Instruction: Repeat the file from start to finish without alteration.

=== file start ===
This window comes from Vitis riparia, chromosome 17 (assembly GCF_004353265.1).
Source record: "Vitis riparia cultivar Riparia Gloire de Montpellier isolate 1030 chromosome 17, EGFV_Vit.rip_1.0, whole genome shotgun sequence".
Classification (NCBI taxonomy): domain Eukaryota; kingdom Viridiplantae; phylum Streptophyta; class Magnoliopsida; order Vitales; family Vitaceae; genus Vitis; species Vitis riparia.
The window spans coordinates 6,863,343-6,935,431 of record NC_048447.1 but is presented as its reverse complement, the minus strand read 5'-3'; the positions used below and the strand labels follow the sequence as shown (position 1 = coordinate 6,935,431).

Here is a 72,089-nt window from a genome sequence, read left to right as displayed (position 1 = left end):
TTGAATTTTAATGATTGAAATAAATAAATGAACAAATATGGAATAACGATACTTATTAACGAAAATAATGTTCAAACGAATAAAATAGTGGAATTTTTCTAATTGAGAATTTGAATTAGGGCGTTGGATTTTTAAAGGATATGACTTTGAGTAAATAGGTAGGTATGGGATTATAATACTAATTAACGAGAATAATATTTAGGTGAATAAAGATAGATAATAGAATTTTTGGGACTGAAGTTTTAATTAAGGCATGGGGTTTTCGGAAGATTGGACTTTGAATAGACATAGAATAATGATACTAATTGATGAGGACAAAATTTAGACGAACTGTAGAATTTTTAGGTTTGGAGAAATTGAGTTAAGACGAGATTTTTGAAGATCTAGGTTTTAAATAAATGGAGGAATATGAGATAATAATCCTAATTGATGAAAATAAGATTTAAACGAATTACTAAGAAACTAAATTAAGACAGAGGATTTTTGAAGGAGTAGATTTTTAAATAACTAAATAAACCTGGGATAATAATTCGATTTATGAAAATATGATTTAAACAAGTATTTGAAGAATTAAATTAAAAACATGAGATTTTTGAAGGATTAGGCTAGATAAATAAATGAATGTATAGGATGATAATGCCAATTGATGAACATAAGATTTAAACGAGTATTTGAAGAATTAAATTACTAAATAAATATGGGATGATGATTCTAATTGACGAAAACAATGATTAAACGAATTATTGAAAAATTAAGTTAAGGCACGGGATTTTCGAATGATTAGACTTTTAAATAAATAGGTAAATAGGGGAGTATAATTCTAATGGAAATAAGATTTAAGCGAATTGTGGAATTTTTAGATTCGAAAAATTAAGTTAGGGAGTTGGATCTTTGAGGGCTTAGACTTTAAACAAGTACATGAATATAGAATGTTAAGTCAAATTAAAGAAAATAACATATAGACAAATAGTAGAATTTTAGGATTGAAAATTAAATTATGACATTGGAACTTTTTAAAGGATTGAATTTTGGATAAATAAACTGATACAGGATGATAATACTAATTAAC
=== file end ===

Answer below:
This window comes from Vitis riparia, chromosome 17 (assembly GCF_004353265.1).
Source record: "Vitis riparia cultivar Riparia Gloire de Montpellier isolate 1030 chromosome 17, EGFV_Vit.rip_1.0, whole genome shotgun sequence".
Classification (NCBI taxonomy): domain Eukaryota; kingdom Viridiplantae; phylum Streptophyta; class Magnoliopsida; order Vitales; family Vitaceae; genus Vitis; species Vitis riparia.
The window spans coordinates 6,863,343-6,935,431 of record NC_048447.1 but is presented as its reverse complement, the minus strand read 5'-3'; the positions used below and the strand labels follow the sequence as shown (position 1 = coordinate 6,935,431).

Here is a 72,089-nt window from a genome sequence, read left to right as displayed (position 1 = left end):
TTGAATTTTAATGATTGAAATAAATAAATGAACAAATATGGAATAACGATACTTATTAACGAAAATAATGTTCAAACGAATAAAATAGTGGAATTTTTCTAATTGAGAATTTGAATTAGGGCGTTGGATTTTTAAAGGATATGACTTTGAGTAAATAGGTAGGTATGGGATTATAATACTAATTAACGAGAATAATATTTAGGTGAATAAAGATAGATAATAGAATTTTTGGGACTGAAGTTTTAATTAAGGCATGGGGTTTTCGGAAGATTGGACTTTGAATAGACATAGAATAATGATACTAATTGATGAGGACAAAATTTAGACGAACTGTAGAATTTTTAGGTTTGGAGAAATTGAGTTAAGACGAGATTTTTGAAGATCTAGGTTTTAAATAAATGGAGGAATATGAGATAATAATCCTAATTGATGAAAATAAGATTTAAACGAATTACTAAGAAACTAAATTAAGACAGAGGATTTTTGAAGGAGTAGATTTTTAAATAACTAAATAAACCTGGGATAATAATTCGATTTATGAAAATATGATTTAAACAAGTATTTGAAGAATTAAATTAAAAACATGAGATTTTTGAAGGATTAGGCTAGATAAATAAATGAATGTATAGGATGATAATGCCAATTGATGAACATAAGATTTAAACGAGTATTTGAAGAATTAAATTACTAAATAAATATGGGATGATGATTCTAATTGACGAAAACAATGATTAAACGAATTATTGAAAAATTAAGTTAAGGCACGGGATTTTCGAATGATTAGACTTTTAAATAAATAGGTAAATAGGGGAGTATAATTCTAATGGAAATAAGATTTAAGCGAATTGTGGAATTTTTAGATTCGAAAAATTAAGTTAGGGAGTTGGATCTTTGAGGGCTTAGACTTTAAACAAGTACATGAATATAGAATGTTAAGTCAAATTAAAGAAAATAACATATAGACAAATAGTAGAATTTTAGGATTGAAAATTAAATTATGACATTGGAACTTTTTAAAGGATTGAATTTTGGATAAATAAACTGATACAGGATGATAATACTAATTAAC